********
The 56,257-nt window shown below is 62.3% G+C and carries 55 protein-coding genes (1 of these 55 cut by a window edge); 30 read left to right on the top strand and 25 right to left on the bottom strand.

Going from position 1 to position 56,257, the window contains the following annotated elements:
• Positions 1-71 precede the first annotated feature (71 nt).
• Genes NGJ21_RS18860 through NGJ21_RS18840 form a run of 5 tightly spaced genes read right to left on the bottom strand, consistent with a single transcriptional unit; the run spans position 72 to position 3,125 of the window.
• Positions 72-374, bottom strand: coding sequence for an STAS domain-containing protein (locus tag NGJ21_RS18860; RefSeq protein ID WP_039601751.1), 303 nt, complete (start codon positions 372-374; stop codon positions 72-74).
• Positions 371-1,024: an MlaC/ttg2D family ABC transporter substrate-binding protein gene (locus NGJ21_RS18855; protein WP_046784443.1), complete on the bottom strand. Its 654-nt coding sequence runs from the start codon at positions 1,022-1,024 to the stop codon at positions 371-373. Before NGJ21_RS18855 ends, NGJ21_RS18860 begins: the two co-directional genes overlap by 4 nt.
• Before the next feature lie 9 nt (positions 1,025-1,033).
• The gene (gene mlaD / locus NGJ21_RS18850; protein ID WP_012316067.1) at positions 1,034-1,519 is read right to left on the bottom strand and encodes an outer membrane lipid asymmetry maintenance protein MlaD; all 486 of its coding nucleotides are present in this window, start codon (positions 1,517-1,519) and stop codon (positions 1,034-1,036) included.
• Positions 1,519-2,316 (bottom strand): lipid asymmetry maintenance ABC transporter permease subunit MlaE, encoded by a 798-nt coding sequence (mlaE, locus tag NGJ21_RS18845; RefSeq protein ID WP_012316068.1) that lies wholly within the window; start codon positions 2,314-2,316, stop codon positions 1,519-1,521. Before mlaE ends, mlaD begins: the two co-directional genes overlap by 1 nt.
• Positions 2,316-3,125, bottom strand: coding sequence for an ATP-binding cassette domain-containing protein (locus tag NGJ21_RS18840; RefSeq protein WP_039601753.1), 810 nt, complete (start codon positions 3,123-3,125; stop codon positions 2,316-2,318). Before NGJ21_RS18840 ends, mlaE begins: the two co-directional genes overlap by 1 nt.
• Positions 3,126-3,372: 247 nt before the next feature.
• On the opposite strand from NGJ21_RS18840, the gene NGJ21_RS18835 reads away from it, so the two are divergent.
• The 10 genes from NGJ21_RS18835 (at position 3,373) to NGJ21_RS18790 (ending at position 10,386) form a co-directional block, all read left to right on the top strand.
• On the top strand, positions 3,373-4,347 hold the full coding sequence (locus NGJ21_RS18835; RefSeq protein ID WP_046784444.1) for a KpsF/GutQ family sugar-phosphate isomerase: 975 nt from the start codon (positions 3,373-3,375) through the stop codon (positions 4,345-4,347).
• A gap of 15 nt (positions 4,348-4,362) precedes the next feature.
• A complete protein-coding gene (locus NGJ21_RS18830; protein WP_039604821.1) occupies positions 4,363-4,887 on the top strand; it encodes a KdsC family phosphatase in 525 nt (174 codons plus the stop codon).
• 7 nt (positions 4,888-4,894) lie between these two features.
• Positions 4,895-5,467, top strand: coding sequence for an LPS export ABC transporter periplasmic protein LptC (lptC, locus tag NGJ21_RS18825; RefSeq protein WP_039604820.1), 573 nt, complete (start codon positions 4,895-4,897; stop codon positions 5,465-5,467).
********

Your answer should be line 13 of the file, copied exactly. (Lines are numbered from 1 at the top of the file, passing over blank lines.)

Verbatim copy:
• The 10 genes from NGJ21_RS18835 (at position 3,373) to NGJ21_RS18790 (ending at position 10,386) form a co-directional block, all read left to right on the top strand.